How do you say farewell to a man like Phil, on his retirement ? You just can't. Period.
How do you even begin to say farewell to somebody who has spent 42 years in the company. No that's not a typo. The number is right. FORTY TWO years of sterling service to the company. He has seen it all - he's seen the company's many victories and some setbacks. He has seen people come and go. He's seen history being made ; well, he made much of the history.
Phil's an Australian and typifies everything that's great about that country. Sporty, fun loving, thoroughly professional, amazingly warm in a non sentimental way and above all, a wonderful human being. I bumped into him on a lovely barmy day in Sydney in 1994 ; an instant friendship grew that carries on to this day and will undoubtedly carry on for a long time more.
I could go on and on about his professionalism. He's the only person I have ever known who drove an initiative that was right for the company, even if it meant his job was going. He's amongst the rare breed of men who's untainted by even the faintest whiff of corporate politics. Scrupulously fair, unfailingly honest, brilliant at execution, but rarely bothered about acclaim - seeing Phil renews your faith that such people still exist.
But even more than his professionalism is his ability to build fabulous relationships with people across the world. Across nations, across cultures, across geographies. I've seen him in tough negotiations out of which would emerge friendship , not bitterness. He virtually redefined the concept of win win in a business relationship - in every deal I have known him to do, both sides won. Now how many people in the world can lay claim to that.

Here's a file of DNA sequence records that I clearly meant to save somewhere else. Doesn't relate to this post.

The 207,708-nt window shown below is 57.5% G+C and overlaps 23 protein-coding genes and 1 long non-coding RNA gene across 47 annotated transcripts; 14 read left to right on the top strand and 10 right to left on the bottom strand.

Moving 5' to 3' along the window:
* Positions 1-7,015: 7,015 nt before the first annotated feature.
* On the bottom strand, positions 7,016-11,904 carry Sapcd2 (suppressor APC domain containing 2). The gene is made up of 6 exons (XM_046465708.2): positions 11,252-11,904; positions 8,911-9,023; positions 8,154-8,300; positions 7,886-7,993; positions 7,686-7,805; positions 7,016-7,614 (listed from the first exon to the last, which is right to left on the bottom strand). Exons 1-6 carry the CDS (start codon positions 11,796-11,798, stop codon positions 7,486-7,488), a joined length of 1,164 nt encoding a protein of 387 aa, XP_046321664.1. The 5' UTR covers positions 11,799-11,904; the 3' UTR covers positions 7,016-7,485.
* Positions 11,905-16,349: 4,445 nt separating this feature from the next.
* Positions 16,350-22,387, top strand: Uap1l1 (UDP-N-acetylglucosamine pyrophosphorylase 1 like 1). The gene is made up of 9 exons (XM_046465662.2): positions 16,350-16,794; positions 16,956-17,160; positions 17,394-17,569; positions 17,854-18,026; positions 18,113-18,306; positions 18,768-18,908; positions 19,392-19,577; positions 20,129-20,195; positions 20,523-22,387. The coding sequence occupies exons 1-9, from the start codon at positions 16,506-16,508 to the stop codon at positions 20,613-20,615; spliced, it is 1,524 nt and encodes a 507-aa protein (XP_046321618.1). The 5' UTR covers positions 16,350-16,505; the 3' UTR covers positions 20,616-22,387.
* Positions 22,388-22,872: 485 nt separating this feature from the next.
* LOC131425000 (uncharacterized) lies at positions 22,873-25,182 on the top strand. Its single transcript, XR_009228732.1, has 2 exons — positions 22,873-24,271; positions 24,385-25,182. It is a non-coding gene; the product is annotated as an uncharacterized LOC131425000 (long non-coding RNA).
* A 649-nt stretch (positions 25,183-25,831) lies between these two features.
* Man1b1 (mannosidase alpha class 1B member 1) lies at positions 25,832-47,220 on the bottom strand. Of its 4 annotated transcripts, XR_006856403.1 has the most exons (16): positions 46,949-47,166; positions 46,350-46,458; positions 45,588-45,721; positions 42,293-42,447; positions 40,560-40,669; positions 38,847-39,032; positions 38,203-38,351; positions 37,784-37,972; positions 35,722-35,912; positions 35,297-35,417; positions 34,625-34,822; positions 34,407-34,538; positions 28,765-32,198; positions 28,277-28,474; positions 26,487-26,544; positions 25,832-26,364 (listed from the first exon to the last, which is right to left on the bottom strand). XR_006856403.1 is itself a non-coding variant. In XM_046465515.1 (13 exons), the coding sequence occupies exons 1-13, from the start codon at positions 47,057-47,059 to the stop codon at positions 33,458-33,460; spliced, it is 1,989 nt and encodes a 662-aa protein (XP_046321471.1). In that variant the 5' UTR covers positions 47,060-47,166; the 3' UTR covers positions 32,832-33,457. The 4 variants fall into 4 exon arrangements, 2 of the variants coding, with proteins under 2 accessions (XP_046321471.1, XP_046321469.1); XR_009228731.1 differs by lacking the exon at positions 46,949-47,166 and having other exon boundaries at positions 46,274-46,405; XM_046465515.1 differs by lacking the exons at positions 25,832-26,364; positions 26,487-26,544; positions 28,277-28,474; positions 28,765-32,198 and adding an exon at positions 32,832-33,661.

As he became a senior statesman in the company; his energy actually grew, not diminished. I've seen many brilliant people become cynical and static as they age in a company. Not Phil. He actually became younger. He became even more energetic, if that was possible . Every youngster was treated as a friend and equal ; not an ounce of condescension. He was still at the forefront of company dos even as his retirement was looming.
He has a love affair with India. He's been here many times and has hosted countless Indians in Sydney. He's taken us to innumerable restaurants for many a warm evening. He's taken us to the Sydney Cricket Ground to see Indians play. When all didn't go well for us in business, he stood by us like a rock. He's guided and coached many many of us during times of trouble. He showed us how to imbibe the wonderful Australian spirit of winning fairly. Phil's an Indophile in the true sense of the word. In fact, one of his granddaughters is actually named India.
Thank you Phil for everything that you have done, for what you are and for the incredible relationships that you built with so many of us. You leave a wide gaping hole in the company as you retire. I know that in your typical way, you would say somebody else will pick it up and do an even better job and that the business would go on. But the place won't be the same without you Phil - not by a long chance. And many will miss your presence deeply. It so typifies you that you would be missed not only inside the company, but by every outside organisation you have dealt with.
Many readers of this blog know Phil personally and I invite you to record your thoughts in the comments section.
Au Revoir Phil. Thank you for the friendship and wish you much happiness in the years to come.
Phillip L Cox retires this week after 42 years of sterling service to Unilever round the world.